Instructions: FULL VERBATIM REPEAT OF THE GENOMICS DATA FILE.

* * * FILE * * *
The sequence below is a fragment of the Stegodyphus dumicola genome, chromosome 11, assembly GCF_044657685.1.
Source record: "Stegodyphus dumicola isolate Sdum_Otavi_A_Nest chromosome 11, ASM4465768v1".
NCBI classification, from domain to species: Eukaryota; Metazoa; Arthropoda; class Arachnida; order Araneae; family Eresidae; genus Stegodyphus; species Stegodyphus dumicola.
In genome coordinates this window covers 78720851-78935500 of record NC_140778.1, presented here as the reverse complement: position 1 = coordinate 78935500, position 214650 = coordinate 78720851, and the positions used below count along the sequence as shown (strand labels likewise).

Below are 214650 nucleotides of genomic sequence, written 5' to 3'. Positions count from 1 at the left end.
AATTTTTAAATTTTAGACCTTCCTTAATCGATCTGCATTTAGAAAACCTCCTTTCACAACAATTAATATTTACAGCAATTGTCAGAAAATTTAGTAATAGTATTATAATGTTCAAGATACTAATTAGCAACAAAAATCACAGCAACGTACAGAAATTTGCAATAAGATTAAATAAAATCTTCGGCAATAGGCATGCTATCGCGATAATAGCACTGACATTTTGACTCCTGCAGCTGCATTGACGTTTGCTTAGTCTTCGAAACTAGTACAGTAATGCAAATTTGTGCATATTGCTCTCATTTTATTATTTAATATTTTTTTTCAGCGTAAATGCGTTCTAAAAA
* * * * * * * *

The sequence below is a fragment of the Stegodyphus dumicola genome, chromosome 11, assembly GCF_044657685.1.
Source record: "Stegodyphus dumicola isolate Sdum_Otavi_A_Nest chromosome 11, ASM4465768v1".
NCBI classification, from domain to species: Eukaryota; Metazoa; Arthropoda; class Arachnida; order Araneae; family Eresidae; genus Stegodyphus; species Stegodyphus dumicola.
In genome coordinates this window covers 78720851-78935500 of record NC_140778.1, presented here as the reverse complement: position 1 = coordinate 78935500, position 214650 = coordinate 78720851, and the positions used below count along the sequence as shown (strand labels likewise).

Below are 214650 nucleotides of genomic sequence, written 5' to 3'. Positions count from 1 at the left end.
AATTTTTAAATTTTAGACCTTCCTTAATCGATCTGCATTTAGAAAACCTCCTTTCACAACAATTAATATTTACAGCAATTGTCAGAAAATTTAGTAATAGTATTATAATGTTCAAGATACTAATTAGCAACAAAAATCACAGCAACGTACAGAAATTTGCAATAAGATTAAATAAAATCTTCGGCAATAGGCATGCTATCGCGATAATAGCACTGACATTTTGACTCCTGCAGCTGCATTGACGTTTGCTTAGTCTTCGAAACTAGTACAGTAATGCAAATTTGTGCATATTGCTCTCATTTTATTATTTAATATTTTTTTTCAGCGTAAATGCGTTCTAAAAA